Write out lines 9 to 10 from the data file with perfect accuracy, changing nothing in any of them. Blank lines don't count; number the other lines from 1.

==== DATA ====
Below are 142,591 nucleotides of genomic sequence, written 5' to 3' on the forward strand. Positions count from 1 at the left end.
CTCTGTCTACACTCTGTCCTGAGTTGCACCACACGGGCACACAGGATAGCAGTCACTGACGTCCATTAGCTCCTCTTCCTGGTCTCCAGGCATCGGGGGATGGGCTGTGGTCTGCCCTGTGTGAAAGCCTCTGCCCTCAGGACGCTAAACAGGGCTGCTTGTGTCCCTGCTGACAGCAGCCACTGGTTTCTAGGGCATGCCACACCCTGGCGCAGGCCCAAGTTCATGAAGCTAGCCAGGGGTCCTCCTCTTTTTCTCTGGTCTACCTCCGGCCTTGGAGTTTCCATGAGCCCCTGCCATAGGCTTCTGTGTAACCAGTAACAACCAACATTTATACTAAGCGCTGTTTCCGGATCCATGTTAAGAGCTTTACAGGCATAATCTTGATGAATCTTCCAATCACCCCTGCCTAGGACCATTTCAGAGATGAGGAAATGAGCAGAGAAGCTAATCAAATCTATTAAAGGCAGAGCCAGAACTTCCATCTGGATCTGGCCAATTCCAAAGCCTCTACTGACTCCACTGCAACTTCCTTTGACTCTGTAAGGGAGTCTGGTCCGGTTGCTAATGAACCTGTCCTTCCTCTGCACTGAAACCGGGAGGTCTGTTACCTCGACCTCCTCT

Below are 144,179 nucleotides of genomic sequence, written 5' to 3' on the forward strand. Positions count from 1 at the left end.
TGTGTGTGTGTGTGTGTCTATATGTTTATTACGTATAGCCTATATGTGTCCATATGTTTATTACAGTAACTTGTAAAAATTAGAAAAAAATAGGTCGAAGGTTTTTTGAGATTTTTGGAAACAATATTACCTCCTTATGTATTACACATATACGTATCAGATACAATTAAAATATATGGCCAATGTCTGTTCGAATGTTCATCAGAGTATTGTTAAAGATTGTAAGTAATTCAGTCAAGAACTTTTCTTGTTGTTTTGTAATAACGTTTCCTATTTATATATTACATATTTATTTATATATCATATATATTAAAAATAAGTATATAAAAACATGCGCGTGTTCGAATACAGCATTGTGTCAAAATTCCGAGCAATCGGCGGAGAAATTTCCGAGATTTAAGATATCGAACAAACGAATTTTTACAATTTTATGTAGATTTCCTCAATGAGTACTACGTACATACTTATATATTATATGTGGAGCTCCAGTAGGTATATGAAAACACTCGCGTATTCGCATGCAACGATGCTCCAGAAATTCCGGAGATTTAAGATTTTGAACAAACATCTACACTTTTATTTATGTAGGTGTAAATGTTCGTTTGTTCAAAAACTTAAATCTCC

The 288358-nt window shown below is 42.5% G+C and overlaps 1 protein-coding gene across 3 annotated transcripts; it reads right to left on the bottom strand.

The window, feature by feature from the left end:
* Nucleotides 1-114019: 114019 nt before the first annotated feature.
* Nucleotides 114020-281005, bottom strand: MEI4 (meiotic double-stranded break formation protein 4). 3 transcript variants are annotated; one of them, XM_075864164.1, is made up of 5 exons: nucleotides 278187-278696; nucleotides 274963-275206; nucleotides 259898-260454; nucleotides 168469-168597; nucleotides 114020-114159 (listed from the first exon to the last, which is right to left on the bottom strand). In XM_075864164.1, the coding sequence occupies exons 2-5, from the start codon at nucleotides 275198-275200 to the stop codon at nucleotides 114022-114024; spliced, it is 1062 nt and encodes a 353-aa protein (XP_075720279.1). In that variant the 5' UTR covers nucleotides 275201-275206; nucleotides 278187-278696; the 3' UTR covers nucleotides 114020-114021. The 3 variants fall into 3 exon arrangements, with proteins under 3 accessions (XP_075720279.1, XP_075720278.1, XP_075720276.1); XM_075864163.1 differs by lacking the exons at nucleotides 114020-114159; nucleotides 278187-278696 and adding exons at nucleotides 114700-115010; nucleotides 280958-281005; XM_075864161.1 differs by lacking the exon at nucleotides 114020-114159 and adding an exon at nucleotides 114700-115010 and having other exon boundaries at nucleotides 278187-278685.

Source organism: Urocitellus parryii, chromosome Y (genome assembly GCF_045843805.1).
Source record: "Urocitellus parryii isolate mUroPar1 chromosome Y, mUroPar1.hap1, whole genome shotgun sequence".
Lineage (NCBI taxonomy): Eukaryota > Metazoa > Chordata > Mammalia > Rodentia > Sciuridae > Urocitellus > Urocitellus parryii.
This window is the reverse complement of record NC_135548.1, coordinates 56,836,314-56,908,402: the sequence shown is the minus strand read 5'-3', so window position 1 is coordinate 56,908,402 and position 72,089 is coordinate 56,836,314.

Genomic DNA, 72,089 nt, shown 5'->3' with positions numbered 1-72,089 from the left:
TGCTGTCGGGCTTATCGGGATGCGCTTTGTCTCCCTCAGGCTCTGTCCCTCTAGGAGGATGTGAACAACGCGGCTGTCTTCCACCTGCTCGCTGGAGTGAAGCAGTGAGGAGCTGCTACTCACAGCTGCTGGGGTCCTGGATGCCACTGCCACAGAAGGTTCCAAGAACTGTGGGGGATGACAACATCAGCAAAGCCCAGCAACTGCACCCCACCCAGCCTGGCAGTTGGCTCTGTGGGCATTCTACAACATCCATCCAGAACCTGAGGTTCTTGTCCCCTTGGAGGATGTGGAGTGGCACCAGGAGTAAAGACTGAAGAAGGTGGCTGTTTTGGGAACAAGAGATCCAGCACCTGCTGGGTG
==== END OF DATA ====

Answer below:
Source organism: Urocitellus parryii, chromosome Y (genome assembly GCF_045843805.1).
Source record: "Urocitellus parryii isolate mUroPar1 chromosome Y, mUroPar1.hap1, whole genome shotgun sequence".